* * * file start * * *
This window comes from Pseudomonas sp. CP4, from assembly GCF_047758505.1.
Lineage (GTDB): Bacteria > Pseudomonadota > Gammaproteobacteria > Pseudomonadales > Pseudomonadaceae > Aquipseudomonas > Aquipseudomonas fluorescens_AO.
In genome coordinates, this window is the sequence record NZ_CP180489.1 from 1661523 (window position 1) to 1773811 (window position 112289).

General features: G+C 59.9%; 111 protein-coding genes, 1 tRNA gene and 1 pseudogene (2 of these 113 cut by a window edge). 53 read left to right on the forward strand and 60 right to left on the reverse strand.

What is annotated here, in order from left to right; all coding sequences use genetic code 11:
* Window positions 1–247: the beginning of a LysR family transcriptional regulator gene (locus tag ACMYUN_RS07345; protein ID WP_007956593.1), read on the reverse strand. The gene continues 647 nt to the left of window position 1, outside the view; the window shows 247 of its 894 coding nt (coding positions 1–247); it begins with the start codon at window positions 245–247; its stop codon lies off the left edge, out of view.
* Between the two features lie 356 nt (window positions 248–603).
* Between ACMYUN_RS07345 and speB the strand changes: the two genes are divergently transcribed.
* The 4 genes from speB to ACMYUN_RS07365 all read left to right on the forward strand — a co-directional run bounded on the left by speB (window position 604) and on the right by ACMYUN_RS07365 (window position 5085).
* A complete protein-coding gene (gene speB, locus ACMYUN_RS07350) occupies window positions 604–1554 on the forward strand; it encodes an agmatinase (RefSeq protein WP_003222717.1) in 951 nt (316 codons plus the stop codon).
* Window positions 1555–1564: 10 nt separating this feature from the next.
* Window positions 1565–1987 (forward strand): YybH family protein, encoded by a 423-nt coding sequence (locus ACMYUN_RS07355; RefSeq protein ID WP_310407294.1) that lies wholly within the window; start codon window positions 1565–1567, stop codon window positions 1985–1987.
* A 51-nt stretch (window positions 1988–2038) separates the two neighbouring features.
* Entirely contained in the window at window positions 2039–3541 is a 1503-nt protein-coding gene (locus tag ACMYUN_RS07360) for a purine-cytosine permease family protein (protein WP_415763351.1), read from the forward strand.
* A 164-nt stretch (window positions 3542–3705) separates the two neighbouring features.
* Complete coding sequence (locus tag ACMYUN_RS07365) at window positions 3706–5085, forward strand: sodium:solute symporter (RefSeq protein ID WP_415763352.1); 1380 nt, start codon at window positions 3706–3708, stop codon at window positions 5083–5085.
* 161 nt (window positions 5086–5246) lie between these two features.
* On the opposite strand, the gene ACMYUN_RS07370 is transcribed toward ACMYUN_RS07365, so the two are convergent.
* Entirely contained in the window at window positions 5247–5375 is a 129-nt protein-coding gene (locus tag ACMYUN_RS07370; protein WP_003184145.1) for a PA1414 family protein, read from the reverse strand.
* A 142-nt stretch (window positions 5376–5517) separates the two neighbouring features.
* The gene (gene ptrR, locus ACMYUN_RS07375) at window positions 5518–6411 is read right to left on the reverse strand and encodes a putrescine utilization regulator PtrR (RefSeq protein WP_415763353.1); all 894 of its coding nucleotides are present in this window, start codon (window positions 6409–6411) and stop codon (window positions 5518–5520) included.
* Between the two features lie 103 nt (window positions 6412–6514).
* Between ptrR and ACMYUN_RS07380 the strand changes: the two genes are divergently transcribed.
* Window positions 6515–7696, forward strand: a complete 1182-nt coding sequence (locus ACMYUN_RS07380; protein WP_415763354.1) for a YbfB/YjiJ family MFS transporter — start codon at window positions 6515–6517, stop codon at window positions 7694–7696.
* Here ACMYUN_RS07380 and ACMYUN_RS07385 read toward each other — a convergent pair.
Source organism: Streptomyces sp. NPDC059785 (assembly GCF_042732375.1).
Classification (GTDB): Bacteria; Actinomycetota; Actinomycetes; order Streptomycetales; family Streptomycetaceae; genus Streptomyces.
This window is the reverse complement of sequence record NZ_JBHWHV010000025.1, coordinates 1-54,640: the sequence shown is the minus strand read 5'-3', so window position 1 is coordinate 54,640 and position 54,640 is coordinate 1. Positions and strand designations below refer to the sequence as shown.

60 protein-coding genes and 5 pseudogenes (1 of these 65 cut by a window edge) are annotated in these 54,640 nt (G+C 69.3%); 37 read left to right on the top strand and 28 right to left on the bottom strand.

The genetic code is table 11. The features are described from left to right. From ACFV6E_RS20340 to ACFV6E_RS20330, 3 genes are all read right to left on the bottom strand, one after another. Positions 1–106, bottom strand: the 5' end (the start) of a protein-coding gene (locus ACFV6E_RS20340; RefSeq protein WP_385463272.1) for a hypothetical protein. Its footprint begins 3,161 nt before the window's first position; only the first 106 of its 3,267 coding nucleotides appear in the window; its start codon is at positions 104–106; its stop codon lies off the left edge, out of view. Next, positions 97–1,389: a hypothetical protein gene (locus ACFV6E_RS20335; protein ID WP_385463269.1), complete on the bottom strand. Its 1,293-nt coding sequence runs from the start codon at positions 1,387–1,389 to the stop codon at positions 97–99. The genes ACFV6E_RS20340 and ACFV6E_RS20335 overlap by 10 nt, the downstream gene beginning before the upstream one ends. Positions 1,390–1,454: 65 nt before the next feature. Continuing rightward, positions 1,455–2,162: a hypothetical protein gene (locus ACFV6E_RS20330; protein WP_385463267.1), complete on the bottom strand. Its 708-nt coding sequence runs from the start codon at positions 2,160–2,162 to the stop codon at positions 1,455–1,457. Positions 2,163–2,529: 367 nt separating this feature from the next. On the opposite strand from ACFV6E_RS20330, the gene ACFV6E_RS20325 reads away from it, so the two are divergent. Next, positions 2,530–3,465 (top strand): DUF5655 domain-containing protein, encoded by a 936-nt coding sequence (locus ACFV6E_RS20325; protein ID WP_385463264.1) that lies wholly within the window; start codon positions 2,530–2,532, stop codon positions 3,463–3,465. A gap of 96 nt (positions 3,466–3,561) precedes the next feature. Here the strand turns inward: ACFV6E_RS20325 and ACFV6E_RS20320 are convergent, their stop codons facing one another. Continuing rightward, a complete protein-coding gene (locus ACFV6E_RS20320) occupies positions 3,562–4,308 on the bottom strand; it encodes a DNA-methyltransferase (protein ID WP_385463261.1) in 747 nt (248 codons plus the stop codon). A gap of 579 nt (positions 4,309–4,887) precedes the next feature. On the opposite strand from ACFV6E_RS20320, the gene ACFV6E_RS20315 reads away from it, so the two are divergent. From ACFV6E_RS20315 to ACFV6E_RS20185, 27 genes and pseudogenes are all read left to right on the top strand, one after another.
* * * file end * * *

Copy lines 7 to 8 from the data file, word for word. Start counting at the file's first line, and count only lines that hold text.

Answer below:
* Between the two features lie 356 nt (window positions 248–603).
* Between ACMYUN_RS07345 and speB the strand changes: the two genes are divergently transcribed.